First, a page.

However, Sarah said she has a distinct memory that as they were “fooling around” at her place, Miller began “shaking me violently” and punched her in the mouth during sex.
Sarah said that she woke up the following morning with a fractured tooth and a bloodied lip. When she asked Miller about it that morning, he claimed, according to Sarah, that she had simply fallen down drunkenly the past evening.
She was unsettled by the incident, but said that she did not know many people in D.C. and continued to see Miller. She had lost her virginity to him and, at least for a brief window, he was someone she trusted.
“I couldn’t bring myself [at the time] to believe this had happened,” Sarah said. “It was me not wanting it to be true.”
A few days after the first incident, Sarah got word that she would no longer be participating in receSs. She was upset and disappointed and said that she called Miller to confide in him. She had not fully processed the first encounter, she said, and Miller was still someone she believed she could turn to in a time of stress and vulnerability.
They soon met at a college party, and left in a cab to head back to the apartment she had been renting with her roommates. When they arrived back at her home, they began to engage in consensual sex—but then Miller became violent again, Sarah said. She emphasized that she had not had more than two drinks that evening, and that her memory of the following “five-hour” ordeal was and is “crystal-clear.”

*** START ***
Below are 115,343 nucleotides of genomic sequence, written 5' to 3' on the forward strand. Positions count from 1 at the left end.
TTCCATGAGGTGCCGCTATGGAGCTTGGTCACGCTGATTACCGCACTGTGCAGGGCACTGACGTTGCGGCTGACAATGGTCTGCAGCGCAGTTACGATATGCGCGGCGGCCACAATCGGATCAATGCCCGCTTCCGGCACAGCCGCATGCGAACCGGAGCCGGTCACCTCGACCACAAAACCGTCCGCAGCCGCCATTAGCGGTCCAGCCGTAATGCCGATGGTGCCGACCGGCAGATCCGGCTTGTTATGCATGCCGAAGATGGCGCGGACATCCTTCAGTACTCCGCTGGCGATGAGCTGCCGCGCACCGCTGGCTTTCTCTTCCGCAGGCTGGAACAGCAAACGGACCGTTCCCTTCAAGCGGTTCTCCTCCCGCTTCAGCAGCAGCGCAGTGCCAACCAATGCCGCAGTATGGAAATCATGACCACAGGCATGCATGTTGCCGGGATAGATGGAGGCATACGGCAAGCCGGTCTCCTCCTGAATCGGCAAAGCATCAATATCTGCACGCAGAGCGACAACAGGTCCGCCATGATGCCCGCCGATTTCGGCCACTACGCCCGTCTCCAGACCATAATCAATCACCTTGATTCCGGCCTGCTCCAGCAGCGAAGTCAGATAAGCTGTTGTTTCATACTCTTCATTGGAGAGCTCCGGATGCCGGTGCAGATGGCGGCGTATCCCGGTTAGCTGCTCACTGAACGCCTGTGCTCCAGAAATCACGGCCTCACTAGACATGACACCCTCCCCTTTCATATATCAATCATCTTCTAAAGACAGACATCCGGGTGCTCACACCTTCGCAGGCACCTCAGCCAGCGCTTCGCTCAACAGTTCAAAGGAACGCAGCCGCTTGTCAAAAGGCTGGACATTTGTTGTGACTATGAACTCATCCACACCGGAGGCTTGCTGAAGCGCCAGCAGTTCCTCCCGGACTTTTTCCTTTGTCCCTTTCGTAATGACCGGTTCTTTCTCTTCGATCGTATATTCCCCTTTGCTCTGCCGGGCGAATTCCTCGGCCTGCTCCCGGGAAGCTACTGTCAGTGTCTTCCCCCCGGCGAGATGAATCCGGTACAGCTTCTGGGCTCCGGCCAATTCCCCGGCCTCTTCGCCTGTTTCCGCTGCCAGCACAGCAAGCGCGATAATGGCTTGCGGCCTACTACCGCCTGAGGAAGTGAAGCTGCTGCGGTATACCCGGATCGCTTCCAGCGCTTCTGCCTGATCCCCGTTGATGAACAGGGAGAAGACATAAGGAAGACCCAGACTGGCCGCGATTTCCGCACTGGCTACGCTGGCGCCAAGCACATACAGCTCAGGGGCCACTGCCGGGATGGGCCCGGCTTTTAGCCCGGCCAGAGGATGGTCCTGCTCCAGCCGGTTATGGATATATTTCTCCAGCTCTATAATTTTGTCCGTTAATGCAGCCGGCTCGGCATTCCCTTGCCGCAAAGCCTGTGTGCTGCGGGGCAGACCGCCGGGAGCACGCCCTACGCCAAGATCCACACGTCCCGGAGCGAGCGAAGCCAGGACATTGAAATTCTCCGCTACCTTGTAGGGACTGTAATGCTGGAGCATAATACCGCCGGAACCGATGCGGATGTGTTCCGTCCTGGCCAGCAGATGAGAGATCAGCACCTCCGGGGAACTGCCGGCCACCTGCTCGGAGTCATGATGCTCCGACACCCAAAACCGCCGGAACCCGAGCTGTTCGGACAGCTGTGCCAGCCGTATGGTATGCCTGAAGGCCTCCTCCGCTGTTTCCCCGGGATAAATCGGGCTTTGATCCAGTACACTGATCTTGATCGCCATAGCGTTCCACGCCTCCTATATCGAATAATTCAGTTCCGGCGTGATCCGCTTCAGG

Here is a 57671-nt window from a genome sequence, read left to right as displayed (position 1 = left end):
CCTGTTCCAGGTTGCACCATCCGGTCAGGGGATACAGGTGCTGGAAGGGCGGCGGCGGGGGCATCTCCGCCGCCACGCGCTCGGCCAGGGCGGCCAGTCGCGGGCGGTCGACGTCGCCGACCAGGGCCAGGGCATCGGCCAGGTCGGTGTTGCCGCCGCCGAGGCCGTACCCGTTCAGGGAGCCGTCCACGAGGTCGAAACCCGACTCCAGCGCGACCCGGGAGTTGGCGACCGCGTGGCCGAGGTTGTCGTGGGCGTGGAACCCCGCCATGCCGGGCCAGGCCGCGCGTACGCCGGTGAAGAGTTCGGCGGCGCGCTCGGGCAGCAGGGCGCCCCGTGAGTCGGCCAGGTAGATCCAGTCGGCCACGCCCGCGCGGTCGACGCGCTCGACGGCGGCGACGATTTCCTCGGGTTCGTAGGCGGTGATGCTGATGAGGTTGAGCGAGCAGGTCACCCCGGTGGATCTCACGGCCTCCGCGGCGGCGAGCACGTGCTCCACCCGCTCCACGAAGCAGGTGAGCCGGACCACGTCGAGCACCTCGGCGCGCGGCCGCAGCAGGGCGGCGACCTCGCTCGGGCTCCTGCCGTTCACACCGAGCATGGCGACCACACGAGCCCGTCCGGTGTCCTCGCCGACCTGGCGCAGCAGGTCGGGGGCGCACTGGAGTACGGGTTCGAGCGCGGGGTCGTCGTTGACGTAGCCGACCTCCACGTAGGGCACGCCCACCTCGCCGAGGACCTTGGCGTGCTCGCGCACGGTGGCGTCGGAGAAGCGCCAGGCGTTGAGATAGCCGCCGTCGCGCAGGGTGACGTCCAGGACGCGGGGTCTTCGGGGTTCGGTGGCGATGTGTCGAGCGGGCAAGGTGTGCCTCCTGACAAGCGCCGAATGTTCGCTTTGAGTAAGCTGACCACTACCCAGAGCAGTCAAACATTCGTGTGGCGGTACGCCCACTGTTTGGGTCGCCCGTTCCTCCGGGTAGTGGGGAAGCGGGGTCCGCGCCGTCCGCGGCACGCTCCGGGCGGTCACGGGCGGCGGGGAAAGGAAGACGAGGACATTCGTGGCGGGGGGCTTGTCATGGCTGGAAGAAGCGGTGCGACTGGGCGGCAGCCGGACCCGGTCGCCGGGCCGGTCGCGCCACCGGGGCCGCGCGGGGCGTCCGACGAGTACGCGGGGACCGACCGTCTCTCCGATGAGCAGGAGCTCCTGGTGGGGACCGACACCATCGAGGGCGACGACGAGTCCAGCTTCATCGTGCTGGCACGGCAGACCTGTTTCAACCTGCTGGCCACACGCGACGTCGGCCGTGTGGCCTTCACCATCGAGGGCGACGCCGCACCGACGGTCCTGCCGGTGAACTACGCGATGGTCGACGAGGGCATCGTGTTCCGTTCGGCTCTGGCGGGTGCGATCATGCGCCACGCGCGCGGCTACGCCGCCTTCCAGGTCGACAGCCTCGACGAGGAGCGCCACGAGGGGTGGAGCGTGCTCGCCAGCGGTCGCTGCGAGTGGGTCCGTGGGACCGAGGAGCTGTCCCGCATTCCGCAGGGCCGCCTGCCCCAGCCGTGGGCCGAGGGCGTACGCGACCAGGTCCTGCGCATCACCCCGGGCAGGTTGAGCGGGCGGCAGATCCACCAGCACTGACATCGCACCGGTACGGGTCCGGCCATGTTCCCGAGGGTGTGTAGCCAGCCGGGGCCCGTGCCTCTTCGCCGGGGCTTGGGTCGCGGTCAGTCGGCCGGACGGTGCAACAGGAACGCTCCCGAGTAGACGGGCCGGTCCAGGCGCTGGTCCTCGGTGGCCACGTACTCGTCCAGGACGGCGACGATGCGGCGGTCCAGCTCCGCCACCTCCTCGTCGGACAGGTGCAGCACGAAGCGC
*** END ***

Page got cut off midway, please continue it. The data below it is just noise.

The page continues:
“We started to fool around, and very early in that, he put his hands around my throat and closed them, and I couldn’t breathe,” she recalled. “I was genuinely terrified and completely surprised. I understand now that this is for some people a kink, and I continue to believe it is [something] that should be entered into by consenting parties. But, as someone who had only begun having sexual encounters, like, about three months earlier, I had no awareness this was a kink, and I had certainly not entered into any agreement that I would be choked.
“I was fully paralyzed,” Sarah continued.
Sarah claimed that she was “choking audibly”—to the point that her roommates could hear what was happening and rushed over to knock on her bedroom door. Sarah said she then got up and walked to her door in a robe, and one of her roommates asked if everything was OK.
“I don’t know,” she responded, before shutting the door, “I’ll talk to you in the morning.”
“He pulled me back to bed and more things happened,” Sarah said. “He anally penetrated me without my consent, which I actually believe at that point I cried out, like, ‘No,’ and he didn’t continue to do that—but he also had a [beer] bottle with him the entire time. He used the bottle at one point to penetrate me without my consent.”
During the incident, Sarah said she “froze.” She says she “wasn’t prepared” for what had happened and that she “didn’t want to believe it was happening.”
Miller finally left her apartment around 5 a.m. The next morning, Sarah said she confided in her roommates about what had happened. One of those housemates, who is currently a Maryland resident and stay-at-home mom who asked not to be named in this story, confirmed as much to The Daily Beast.
“I knew T.J. was in her bedroom and I was in my bedroom, which was a wall away,” the source said. “My [other] roommate was in my bedroom with me and we heard a loud smacking noise, and we were concerned… The very next day when we talked to [Sarah] she was very upset, and… had said he had hit her in a very violent way.”
Katie Duffy, a former GW student and another of Sarah’s ex-housemates, said she had not realized that the “T.J.” from that night was the famed actor and comedian until informed by The Daily Beast. (She conceded she “had to Google him.”) But she recalled the incident much as Sarah had described it.